Yoga Teacher Training: Week 1 (Part I)

I’ve had time to breathe. Funny, considering I have just started a yoga teacher training at Sacred Sounds Studio where the focus is on how to teach other people to link their body and breath and to understand more about pranna and ujaii breathing and all that other good stuff wrapped up within. But I’ve had time to breathe, now, despite floating forward into more ashtanga classes, decidedly looking like I am in possession of some impressive arm muscle  – and a visible ab, if the lighting is right – and making sense of two very filled days and a room full of quite impressive individuals. We’re all there for a reason. Some want to deepen practice, others want to incorporate it into work and still more, myself included, see this as the start of a new career. It’s scary. It’s awesome. It’s a weird intense, curious environment where all yoga all the time happens and then you go out and read and reflect on your own. And take classes. Lots of them. Yet I can’t describe everything because a) then potential teachers might not take a course (ha!) and b) I don’t want to give away my secrets.

However, here are the top moments from the weekend. Enjoy. Laugh. Weep. Know that I know I am doing the right thing, and making that call to change my life was absolutely terrifying but the alternative – a stagnant, static, colorless existence – was unfathomable any longer.

1. We “taught” Surya Namaskar A in the first two hours.

Day one was stuffed with teaching information. I thought this would mean theory. It suddenly meant “practical” as we oh so quickly learned after running through the sequence a couple of times which happens to look a little like this:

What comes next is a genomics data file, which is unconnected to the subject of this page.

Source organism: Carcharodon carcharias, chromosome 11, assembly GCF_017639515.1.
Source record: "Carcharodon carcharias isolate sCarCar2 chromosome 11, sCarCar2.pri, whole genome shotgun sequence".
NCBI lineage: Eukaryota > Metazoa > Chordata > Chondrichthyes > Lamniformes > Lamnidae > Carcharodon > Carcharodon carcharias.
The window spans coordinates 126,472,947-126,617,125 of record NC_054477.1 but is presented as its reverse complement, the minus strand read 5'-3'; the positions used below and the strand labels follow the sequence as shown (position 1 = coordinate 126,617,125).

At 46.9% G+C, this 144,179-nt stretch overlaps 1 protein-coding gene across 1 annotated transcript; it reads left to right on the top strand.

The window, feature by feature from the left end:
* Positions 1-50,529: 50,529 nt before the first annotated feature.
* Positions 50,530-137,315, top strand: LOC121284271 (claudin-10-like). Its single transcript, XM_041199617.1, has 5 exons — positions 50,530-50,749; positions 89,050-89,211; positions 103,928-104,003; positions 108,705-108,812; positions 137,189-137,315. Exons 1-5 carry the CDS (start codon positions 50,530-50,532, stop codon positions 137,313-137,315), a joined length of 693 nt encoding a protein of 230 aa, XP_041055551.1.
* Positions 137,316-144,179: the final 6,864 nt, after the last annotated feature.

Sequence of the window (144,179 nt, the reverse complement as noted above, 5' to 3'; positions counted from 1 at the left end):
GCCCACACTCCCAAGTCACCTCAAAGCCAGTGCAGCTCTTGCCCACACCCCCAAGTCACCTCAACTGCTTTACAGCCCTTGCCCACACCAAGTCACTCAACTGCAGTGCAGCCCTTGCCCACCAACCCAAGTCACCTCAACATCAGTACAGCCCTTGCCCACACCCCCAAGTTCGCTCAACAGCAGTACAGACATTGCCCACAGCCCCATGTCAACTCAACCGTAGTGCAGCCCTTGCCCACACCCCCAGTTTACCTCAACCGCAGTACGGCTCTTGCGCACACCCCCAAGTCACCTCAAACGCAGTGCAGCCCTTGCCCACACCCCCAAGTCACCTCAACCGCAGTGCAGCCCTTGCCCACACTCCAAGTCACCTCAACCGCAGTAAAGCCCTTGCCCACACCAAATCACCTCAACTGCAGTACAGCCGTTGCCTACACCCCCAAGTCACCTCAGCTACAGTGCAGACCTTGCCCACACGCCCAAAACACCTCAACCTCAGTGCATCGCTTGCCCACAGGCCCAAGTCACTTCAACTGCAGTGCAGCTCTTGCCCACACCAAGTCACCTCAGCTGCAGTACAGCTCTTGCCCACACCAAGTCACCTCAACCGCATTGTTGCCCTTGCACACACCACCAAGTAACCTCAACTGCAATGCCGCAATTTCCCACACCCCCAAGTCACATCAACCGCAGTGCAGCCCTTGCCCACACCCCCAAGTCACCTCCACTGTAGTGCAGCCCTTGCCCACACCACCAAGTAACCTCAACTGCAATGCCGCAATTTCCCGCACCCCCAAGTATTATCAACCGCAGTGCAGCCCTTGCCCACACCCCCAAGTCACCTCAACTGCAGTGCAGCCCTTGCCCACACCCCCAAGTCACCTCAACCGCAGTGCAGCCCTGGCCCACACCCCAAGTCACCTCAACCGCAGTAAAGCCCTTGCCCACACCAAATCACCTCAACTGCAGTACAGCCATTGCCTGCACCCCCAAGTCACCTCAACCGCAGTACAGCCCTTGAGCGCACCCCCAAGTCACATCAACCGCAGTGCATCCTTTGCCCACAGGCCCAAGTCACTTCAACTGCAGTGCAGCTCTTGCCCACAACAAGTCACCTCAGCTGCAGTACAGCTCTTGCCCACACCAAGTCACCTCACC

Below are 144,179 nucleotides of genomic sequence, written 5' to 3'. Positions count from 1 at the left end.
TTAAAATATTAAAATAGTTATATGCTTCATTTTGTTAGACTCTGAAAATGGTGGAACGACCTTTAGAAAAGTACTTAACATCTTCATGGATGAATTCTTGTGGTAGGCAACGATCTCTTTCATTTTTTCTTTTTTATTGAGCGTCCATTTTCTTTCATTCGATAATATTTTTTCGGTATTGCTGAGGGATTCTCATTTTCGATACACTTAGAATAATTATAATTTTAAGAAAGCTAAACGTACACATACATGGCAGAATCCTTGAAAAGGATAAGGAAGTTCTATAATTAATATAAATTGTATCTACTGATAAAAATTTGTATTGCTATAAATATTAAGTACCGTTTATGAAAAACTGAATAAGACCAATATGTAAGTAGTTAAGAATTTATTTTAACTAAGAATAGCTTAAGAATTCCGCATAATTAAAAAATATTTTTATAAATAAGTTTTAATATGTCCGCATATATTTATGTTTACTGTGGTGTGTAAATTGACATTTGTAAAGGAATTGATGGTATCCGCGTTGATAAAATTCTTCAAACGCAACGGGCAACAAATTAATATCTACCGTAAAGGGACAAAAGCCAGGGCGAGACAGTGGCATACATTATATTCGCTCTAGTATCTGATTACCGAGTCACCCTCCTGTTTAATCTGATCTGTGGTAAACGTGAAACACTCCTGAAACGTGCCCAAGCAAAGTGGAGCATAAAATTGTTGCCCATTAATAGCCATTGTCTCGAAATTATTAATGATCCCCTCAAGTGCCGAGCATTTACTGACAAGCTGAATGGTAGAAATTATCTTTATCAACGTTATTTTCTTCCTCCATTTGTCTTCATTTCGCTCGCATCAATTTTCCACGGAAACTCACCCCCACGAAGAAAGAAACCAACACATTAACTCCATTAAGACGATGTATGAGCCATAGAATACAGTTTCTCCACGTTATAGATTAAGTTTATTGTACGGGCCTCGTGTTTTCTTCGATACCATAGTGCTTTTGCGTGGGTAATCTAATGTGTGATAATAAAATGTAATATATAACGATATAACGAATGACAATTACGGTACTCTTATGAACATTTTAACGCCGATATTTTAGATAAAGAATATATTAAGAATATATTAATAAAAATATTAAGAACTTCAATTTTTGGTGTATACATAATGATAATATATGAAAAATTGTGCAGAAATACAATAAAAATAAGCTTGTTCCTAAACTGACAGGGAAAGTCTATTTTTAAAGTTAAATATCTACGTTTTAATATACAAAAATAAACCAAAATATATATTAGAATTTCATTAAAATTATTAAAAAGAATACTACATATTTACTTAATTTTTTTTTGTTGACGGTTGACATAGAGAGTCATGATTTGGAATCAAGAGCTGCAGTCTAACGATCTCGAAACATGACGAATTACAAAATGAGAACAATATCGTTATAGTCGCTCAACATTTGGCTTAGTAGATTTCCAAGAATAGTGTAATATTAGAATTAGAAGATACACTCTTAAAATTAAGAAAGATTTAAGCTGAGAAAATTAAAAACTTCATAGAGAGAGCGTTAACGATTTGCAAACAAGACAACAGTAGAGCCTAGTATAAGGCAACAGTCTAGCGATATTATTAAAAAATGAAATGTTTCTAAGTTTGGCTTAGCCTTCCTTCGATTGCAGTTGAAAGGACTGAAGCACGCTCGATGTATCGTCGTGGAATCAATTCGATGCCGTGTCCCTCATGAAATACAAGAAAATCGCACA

surya-namaskara-a

Looks easy, yes? If you’ve ever done yoga, you’ve moved through this sequence or a modified version at least once. It’s another thing entirely standing in front of 15 other people, looking at you, waiting, when you’re supposed to tell them how to do this. I had the gift of going very last, but I still sweated like I was possessed, faltered slightly in the middle, but made it through, calmly, and was rather pleased with myself at the end.

We have to memorize this. And the “B” series that includes uttanasana – chair pose – and virbadransa I, warrior I. Needless to say, I have been walking around Astoria muttering “inhale, arms up overhead, exhale fold forward over your legs, inhale…” into some sort of even rhythm for the past few days. Hey, at least I’m in New York.

2. We learned a lot more about how a class is structured.

Think your yoga teacher sits around making cute playlists and dreaming up little sanskrit tortures for the afternoon session? Think again. That teacher wants to show you how to follow these movements and more in a way that won’t harm, tax or confuse the body, while remembering that poses need preparation and counter poses in order to keep energy at the right level and not surprise the poor students. You should not, for instance, fling a seated forward bend right after a standing pose, or whip the class into a trikonasana – triangle pose – frenzy right off the bat. This is not balance, or a seamless transition. And it has to be learned and structured every. Single. Class.